August 8 Energy News

August 8, 2018

World:

¶ “China’s Qinghai province runs on renewables for 216 hours” • Qinghai province reached a milestone for renewable energy by running on renewables for a full 216-hour period. The province was powered entirely by wind, solar and hydropower for nine days at the end of June, according to wind turbine manufacturer Goldwind. [Energy Digital]

Qinghai

¶ “Polish Government Approves Amendment To Support More Renewable Energy” • An amendment was approved by the upper house of the Polish parliament to support more investment in green energy. This might be a step in the right direction for a country which relies heavily on coal, but it still needs to receive the President’s signature. [CleanTechnica]

¶ “Ireland Approves Renewable Energy Support Scheme, Aiming For 2019 Auction” • In late July, the Irish Government approved its long-awaited Renewable Electricity Support Scheme. The first RESS auction is set to take place next year and is designed to deliver “shovel ready” projects to get Ireland back on track to meet EU emissions goals. [CleanTechnica]

Irish wind farm

¶ “Dominican Republic to add 240 MW of wind, solar in coming months” • A Dominican Republic Electrical Industry Association announcement said that 240.3 MW of wind and solar projects will be connected to its grid in the coming months. Five large-scale renewable energy projects include 182.3 MW of wind power and 58 MW of solar capacity. [Renewables Now]

¶ “City of Strasbourg pushing a green revolution with geothermal as large part of it” • A few km north of Strasbourg, a well drilled to a depth of 4,680 m can get water at 220° C, the hottest well of France at this depth. The site will eventually supply a hot water and heating network for public institutions, businesses, and over 20,000 housing units. [ThinkGeoEnergy]

Strasbourg (Valentin R | flickr, creative commons)

¶ “France approves 720 MW of new solar power” • The French government gave the go ahead to 103 new solar power projects. The Ministry of Ecology and Solidary Transition said they represent an estimated 720 MW of power capacity. France has a target set by the ministry to tender 2,450 MW of new solar energy each year. [Climate Action Programme]

¶ “British Virgin Islands Turn To Renewable Energy After Hurricane Irma” • With winds of 185 miles per hour, Irma left the British Virgin Islands with 400 miles of uprooted electrical cables. Like most small islands, BVI depended on traditional energy sources, but post-Irma they have found new opportunities with renewable energy. [Green Matters]

Cruz Bay St Johns

Australia:

¶ “Victoria toughens negotiating stance on national energy guarantee” • The state of Victoria made four demands for its approval of Australia’s NEG. Emissions reduction targets must increase over time; future targets will need to be set by regulation; the targets will need to be set every three years; and the emissions registry must be fully transparent. [The Guardian]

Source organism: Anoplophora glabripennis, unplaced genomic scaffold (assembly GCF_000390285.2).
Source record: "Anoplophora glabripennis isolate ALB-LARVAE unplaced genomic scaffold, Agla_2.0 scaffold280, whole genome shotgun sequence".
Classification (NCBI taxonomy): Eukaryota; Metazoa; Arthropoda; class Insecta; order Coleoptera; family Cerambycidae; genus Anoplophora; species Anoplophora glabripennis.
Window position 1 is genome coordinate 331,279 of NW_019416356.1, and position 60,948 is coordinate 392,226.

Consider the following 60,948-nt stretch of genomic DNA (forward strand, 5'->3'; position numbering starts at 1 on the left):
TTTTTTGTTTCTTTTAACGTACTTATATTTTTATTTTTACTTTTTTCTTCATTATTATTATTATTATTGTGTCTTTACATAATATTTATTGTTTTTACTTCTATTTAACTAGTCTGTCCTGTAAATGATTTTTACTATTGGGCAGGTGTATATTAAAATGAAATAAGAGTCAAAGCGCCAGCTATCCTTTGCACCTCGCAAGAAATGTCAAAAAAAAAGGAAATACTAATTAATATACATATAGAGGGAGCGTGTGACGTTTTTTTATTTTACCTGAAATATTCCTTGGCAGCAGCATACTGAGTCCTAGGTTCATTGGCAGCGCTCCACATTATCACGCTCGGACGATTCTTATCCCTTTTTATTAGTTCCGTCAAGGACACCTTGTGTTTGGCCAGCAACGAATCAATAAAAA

¶ “Blockchain enables Australia’s peer-to-peer power trading kick-off” • Cheap solar electricity will be traded among neighboring residents in apartment blocks in Western Australia, in a project supported by the Australian Renewable Energy Agency. The trading scheme uses Power Ledger, a computer technology based on blockchain. [Energy Storage News]

Solar powered homes in Western Australia
(Smart Energy Council | Yolk Property Group)

¶ “Energy minister rejects Victorian demand” • Energy Minister Josh Frydenberg has torpedoed a list of demands from Victoria that could have secured the state’s support for the Turnbull government’s energy policy. State and territory energy ministers will meet with Mr Frydenberg in Sydney on Friday to discuss the design of the National Energy Guarantee. [SBS]

US:

¶ “Gulf Of Mexico Dead Zone Is 3 Times Larger Than Long-Term Targets” • NOAA predicts that the Gulf of Mexico dead zone, an area of low to no oxygen that can kill fish and other marine life, will be about average in dimension by the end of the summer. Unfortunately, that means the dead zone is three times larger than long-term established targets. [CleanTechnica]

Mississippi-Atchafalaya River Basin (EPA image)

¶ “Study Finds California Can Close 28 Natural Gas Plants Immediately Without Affecting Electricity Reliability” • California can retire at least 28 of its natural gas plants because they are not needed to meet its electricity needs and do not help for carbon emissions goals, analysis by the Union of Concerned Scientists said. [Union of Concerned Scientists]

¶ “Raimondo vows emission curbs in energy plan” • Gov Gina Raimondo called for mandatory emissions restrictions in Rhode Island as part of her plan to remake the state’s energy system and increase investments in clean power sources. She announced her energy plan in the offices of Deepwater Wind, builder of the first US offshore wind farm. [newportri.com]

Block Island Wind Farm (Ionna22, Wikimedia Commons)

¶ “Partnership grow local renewable energy” • The Vermont Public Power Supply Authority and Encore Renewable Energy announced a partnership to pursue development of about 10 MW of solar capacity on behalf of VPPSA’s Member municipal utilities. Encore will lead design, development, financing, and construction of solar projects. [Vermont Biz]

¶ “NJ Politics Digest: Feds Might Quash State Plan to Have Residents Bail Out Nuke Plant” • Earlier this year, New Jersey adopted legislation forcing ratepayers to pay subsidies to help bail out a nuclear power plant. But the Federal Energy Regulatory Commission ruled that state subsidies of nuclear and renewable energy are “unjust and unreasonable.” [Observer]

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